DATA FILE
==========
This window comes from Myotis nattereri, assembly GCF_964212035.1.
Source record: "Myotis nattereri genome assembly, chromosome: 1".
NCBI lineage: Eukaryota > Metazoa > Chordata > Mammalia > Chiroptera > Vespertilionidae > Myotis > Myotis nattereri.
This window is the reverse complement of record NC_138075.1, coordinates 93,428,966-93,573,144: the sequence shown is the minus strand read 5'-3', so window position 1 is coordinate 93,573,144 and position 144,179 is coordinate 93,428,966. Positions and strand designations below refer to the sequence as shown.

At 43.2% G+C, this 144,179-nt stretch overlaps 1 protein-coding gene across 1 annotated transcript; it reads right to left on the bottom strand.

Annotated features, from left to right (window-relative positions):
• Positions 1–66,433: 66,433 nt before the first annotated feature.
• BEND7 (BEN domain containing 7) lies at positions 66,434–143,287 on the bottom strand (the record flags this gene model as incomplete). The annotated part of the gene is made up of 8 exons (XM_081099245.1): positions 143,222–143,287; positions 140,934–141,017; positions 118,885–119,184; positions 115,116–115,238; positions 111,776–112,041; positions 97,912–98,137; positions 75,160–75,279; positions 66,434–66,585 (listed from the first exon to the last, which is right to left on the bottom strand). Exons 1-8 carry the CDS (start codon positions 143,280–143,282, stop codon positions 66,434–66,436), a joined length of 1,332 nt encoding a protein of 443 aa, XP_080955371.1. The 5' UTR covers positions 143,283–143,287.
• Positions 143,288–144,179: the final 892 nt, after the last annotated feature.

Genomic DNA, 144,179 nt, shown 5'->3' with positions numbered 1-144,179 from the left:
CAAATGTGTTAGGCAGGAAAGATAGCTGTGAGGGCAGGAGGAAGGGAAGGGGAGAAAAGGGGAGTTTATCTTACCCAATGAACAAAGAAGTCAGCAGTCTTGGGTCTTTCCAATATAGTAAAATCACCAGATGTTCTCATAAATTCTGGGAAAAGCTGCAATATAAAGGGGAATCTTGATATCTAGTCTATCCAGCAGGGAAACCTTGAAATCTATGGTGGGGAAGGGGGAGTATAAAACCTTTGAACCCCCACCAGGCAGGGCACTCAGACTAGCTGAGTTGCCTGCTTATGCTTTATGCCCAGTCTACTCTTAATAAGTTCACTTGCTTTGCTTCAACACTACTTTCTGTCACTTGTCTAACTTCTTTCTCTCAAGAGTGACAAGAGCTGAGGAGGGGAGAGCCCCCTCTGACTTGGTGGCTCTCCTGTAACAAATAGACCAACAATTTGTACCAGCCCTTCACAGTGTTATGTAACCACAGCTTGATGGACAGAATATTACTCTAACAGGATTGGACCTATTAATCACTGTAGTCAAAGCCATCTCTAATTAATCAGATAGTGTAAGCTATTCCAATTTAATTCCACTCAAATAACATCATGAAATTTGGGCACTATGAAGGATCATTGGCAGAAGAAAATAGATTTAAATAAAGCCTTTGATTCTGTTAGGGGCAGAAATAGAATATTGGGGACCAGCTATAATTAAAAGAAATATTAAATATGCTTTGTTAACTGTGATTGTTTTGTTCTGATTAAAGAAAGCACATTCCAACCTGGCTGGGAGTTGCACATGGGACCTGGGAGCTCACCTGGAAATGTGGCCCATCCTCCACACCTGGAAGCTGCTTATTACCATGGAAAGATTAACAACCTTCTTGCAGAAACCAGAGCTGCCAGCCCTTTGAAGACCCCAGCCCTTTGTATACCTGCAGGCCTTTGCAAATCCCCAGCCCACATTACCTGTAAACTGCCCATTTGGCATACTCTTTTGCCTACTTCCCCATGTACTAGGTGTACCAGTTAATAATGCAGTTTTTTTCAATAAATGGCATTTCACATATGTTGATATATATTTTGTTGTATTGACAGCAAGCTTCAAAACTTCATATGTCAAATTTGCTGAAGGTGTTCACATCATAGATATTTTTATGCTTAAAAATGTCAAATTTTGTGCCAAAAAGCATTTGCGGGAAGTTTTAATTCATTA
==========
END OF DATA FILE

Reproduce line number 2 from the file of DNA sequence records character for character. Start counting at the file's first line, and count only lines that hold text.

Source record: "Myotis nattereri genome assembly, chromosome: 1".